Skins – a review


This week I thought I would reach back a little and review something that isn’t as recent as the previous shows I’ve written about, but still holds its own in terms of how great a show it is. ‘Skins’ is a British drama that first aired on E4 back in 2007, and since then, it has had seven series stemming from it, with each pair of series dedicated to a different group of teenagers who experience love, loss, heartbreak, angst, and everything in-between, all while trying to get through college and receive an education. Many people have mixed feelings about Skins – some say that it was a ground-breaking show that paved the way for more daring story lines on TV with more impact and relevance, while others think it is simply a show that glorifies teenage hedonism and recklessness. I myself am in total agreement with the first group of people – I see Skins as a show that rocked the world of television by being controversial and, ultimately, brave, both with its portrayal of characters and the story lines involved in each season.

Top - Generation 1 as seen in series 1 & 2. Bottom - Generation 2 as seen in series 3 & 4.

Top – Generation 1 as seen in series 1 & 2.
Bottom – Generation 2 as seen in series 3 & 4.

Like with any other television show, some aspects of Skins can be a little over-exaggerated – like the heavy drug taking some characters partake in on a regular basis – however, these little blips are greatly overshadowed by the show’s poignant plots and the plights of the characters involved. One of the main storylines that has really shone through since Skins ended involved the first proper lesbian relationship to be seen on the show [unfortunately, Cassie’s momentary lapse into the world of sapphic exploration during series 2 does not count]. Naomi and Emily are revered in the LGBT community because their relationship – which goes from disliking each other to having an awkward friendship to falling hopelessly in love with one another – was refreshingly honest during a time when queer representation in the media was still few and far between. Their interactions are real and believable – from drunken first kisses to eventual arguments about infidelity, their relationship was a beacon for any young gay girls who may have been struggling with accepting who they were and not being ashamed of it.

Emily [Kathryn Prescott] and Naomi [Lily Loveless].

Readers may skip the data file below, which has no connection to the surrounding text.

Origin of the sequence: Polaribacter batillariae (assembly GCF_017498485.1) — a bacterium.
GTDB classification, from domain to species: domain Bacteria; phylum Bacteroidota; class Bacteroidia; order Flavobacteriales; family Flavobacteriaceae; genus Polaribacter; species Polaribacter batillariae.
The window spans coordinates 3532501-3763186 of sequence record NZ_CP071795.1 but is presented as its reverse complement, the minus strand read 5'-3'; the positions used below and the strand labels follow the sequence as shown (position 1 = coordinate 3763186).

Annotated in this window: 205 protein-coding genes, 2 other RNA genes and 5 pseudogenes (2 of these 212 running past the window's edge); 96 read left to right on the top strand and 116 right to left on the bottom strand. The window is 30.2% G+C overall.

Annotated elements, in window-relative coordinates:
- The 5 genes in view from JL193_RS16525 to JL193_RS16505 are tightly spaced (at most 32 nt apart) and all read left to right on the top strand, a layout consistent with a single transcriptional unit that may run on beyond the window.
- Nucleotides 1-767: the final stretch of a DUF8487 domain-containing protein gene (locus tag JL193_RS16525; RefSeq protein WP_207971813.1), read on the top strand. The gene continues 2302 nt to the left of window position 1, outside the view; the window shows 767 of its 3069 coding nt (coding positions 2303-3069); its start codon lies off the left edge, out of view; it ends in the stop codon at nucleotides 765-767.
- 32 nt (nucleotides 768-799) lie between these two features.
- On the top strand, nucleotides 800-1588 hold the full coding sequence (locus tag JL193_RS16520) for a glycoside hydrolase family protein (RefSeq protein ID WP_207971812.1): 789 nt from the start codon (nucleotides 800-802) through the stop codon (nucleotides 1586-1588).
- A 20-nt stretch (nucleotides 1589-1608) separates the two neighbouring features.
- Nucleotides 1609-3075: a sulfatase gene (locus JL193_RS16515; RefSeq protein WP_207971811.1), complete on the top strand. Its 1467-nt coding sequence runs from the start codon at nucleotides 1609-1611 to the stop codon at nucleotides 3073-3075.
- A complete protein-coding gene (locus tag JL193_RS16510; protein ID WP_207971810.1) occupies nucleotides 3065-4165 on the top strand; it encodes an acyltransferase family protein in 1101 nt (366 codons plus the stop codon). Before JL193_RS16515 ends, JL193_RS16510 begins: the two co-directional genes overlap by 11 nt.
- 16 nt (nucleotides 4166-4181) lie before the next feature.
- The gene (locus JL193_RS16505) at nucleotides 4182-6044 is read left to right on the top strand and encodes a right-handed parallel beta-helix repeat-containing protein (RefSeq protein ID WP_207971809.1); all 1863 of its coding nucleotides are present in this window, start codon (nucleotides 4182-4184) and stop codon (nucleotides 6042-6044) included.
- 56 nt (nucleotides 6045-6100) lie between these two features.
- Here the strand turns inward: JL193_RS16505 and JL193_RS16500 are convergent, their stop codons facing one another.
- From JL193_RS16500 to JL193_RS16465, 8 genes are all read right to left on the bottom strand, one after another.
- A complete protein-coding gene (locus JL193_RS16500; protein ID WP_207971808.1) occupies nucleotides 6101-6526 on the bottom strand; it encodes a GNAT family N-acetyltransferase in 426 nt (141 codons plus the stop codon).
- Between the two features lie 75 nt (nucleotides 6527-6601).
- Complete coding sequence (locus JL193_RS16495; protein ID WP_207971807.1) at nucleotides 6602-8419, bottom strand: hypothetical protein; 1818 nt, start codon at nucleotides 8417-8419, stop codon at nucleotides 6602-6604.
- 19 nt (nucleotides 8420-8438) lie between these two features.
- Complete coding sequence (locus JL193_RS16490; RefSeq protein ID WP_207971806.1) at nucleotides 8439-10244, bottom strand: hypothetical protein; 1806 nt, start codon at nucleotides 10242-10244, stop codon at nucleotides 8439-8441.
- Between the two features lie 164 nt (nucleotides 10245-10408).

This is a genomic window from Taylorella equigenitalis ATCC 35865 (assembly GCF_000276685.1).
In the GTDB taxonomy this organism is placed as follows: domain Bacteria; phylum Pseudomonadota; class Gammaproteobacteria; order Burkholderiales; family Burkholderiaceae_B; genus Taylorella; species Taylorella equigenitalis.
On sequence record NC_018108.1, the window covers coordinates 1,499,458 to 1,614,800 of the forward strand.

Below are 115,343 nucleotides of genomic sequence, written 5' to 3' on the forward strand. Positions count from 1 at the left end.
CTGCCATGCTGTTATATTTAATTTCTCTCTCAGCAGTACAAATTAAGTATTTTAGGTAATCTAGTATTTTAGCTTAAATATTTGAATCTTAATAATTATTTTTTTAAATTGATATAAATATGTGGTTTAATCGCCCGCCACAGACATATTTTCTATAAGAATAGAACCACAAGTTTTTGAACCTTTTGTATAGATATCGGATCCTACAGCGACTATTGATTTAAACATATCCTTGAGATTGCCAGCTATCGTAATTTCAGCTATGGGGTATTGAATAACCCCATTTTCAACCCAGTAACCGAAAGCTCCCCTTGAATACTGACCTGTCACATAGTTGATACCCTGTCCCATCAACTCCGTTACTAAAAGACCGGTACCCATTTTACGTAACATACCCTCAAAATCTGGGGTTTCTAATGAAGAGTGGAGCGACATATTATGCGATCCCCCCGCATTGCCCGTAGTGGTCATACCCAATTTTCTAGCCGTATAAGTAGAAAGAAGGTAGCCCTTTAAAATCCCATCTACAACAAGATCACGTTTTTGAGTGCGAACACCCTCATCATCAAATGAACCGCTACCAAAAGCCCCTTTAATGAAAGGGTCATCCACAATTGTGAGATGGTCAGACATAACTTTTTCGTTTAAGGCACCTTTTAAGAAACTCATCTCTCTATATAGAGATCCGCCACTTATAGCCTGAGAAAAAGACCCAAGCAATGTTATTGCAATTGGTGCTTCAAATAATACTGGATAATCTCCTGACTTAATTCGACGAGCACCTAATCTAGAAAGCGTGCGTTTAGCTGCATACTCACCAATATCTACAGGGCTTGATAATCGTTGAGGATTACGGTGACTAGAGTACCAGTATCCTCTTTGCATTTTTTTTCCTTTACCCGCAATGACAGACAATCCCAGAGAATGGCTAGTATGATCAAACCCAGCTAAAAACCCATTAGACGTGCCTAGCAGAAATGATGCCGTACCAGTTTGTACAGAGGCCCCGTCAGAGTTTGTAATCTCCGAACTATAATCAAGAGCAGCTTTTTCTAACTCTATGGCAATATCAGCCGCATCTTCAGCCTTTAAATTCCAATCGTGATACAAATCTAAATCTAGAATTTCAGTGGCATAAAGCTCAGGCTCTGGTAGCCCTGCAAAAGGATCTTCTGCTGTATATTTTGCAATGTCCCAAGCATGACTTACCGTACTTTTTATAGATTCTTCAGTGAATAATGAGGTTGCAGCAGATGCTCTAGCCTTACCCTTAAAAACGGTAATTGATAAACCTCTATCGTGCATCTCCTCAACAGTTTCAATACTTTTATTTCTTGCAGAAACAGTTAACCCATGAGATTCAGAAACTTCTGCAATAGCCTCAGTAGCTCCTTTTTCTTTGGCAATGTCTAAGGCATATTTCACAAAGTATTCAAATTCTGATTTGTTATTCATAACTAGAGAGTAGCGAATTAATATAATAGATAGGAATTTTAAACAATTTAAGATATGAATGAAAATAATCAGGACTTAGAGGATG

Emily [Kathryn Prescott] and Naomi [Lily Loveless].

These two aren’t the only gay characters on the show, mind you – series 1 has one of the best gay characters ever seen on Skins, this being Maxxie, who has to not only deal with homophobia from ignorant boys who live in his neighborhood, but also has to wade through the sticky mess of being best friends with Anwar, a Muslim who finds it difficult to accept Maxxie because his sexuality clashes with Anwar’s religious beliefs. Their friendship – and Anwar’s eventual acceptance of Maxxie regardless of his sexual orientation – is yet another reason why Skins is like a breath of fresh air for British TV, even today.

Aside from the fantastic LGBT representation – which extends over all seven seasons – there are plenty of other story arcs and themes running through Skins that cannot be ignored. Mental health is a prominent story line, and is especially moving with Effy, a character who starts off as minor in series 1 but then becomes a main protagonist in series 3 and 4. Series 4 shows Effy progressing into her late teenage years, and we see her begin to suffer from severe psychosis and manic episodes of depression and euphoria, which is both raw and engaging, in terms of the acting and the story itself. Other forms of mental imbalance are also explored, with JJ, again a character from Series 3 and 4, who is autistic and suffers from Asperger’s Syndrome. We see him go through bouts of rage and panic brought on by his autism, and coupled with his reactions to things and how his friends help him cope, it makes for a moving and intense narrative.

Along with sexuality and mental health, Skins covers numerous other social issues that many teenagers face, like relationships, dysfunctional families, eating disorders, substance abuse, and dealing with death. All of this and more makes it not only a riveting and enticing show, but also makes it important in the ways that it can educate people and maybe even help them, while still maintaining humour throughout the show with many moments of complete and utter hilarity.

Skins is an exciting journey for anyone who elects to watch it, and while certain series weren’t as well-received as the others – *cough* series 5 and 6 *cough* – I still believe that it is a brilliant show overall and that watching it is definitely something that you should consider if you haven’t done so already.

5/5 – honestly one of the greatest shows to ever come out of British TV.



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